catastrophe, eucatastrophe, and a little parable

Over on his blog, Ebenezer presents a post on judging catastrophe and eucatastrophe as an answer to Brother Deneyer's comments about following spiritual promptings into catastrophe. (Eucatastrophe is a joyful antithesis of catastrophe, the term was coined by J.R.R. Tolkien, see this page for more details.)

I think Ebenezer is dead on. We often forget that God has a different perspective than our own, "my thoughts are not your thoughts, neither are your ways my ways, saith the Lord" (Isaiah 55:8). A couple of years ago, I had an experience that became a parable in our family (we collect a lot of these, I don't know why.)

As a family, we were staying in a hotel on a Sunday. As we were trying to get ready for church, my daughter couldn't find her dress shoes. She and I were standing on opposite ends of a largish closet. We had both partially opened the sliding door from our end (creating an open space, then the overlapping doors, then another open space) and were looking into the closet when she asked if I knew where her shoes were. I glanced down at the floor of the closet and saw them sitting there.

When I told her where they were, she said she couldn't see them. I told her just to trust me and reach into the closet. I had a perspective that let me see the shoes that she couldn't. As we drove to church, we talked about what had happened and realized that it was a nice little illustration of how we sometimes need to let go of our point of view and trust the Lord to achieve the end He has in mind.


Ebenezer Orthodoxy said...
This comment has been removed by a blog administrator.
pate said...

I'm not a dreamer (well, I don't remember my dreams after I wake up), so I never thought much about that angle. But I think you're absolutely right, revelational dreams are worthy of recording.

My wife and mother-in-law are both dreamers and have received a great deal of inspiration through this channel. Stories of these dreams and how they shaped decisions have entered our family's oral history, but I'm not sure how many of them have been recorded in journals. Time to go back and do some reading.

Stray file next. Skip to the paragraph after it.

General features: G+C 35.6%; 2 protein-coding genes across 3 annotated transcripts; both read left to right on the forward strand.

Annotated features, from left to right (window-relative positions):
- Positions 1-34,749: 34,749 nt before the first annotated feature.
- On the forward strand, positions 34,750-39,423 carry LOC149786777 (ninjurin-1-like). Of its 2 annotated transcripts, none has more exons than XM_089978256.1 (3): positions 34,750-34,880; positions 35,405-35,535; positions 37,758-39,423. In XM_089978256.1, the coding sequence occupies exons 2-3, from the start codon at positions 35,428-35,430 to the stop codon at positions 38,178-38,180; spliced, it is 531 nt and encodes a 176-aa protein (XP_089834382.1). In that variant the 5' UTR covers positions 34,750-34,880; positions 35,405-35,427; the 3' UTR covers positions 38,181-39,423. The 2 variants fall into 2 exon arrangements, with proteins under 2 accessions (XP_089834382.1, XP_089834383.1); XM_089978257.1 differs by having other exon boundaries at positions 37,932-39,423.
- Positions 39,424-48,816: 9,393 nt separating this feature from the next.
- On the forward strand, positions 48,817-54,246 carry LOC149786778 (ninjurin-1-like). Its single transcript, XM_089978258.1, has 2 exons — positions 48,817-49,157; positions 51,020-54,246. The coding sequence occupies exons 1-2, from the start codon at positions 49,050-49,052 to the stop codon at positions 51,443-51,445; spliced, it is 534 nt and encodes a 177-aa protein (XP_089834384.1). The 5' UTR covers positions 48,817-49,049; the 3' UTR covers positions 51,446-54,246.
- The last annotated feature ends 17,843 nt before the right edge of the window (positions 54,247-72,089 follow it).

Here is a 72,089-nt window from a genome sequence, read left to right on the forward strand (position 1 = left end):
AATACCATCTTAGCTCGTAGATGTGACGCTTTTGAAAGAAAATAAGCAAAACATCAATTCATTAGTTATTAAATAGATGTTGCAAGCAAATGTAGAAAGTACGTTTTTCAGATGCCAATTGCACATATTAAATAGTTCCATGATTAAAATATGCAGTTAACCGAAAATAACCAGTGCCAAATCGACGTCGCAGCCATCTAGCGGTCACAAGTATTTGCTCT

Ebenezer Orthodoxy said...

Oops. I didn't mean to remove my previous comment. You obviously saw it before it was removed. Anyway, to repeat in brief...

I'd never thought about the idea of "Family Parables" and I suggested that it would be a good thing to collect and record them in a journal for family history. Additionally I thought collecting and recording important dreams, like the one I mention over at my blog, in a journal for family history would be a good idea.

john f. said...

I really like the idea of recording family parables, or at least stories and experiences that can be of value later on, both for the participants and for subsequent generations.

As to your closet story, here's another parable that expresses a similar idea. When I was a kid, my friend and his brother were subject to joint custody and spent most of their time at their father's house but went to their mother's house every other weekend or so. Both houses were within a bike-ride's distance from each other. One time, I was with my friend at his mother's house and my own brother and my friend's brother wanted us to come over to their father's house and play Axis and Allies. They called us on the phone and told us to ride our bikes over there. We said that we didn't want to because it was raining outside. My friend's brother was incredulous and insisted it was just because we were lazy, because he said that it wasn't raining at his father's house, where he was at the time, and so it couldn't be raining over where we were at this mother's house because they were relatively close in proximity. It really was raining that day at the mother's house--it must have been a very localized cloudburst, but that is not unheard of in Dallas. Yet, my friend's brother refused to believe it since he couldn't see it with his own eyes. It was a learning experience for me about faith, even though I was only a kid.

john f. said...

By the way, check out Ebenezer Orthodoxy--I've put some ideas about Amulek and his family and the destruction of the believers in Ammonihah in a few comments over there.

pate said...

I did see your comments on Alma and Amulek. Thanks for pointing them out.

Thanks for sharing your story about the localized cloudburst here. I think we experience a lot more of thee little teaching/learning moments than we sometimes realize.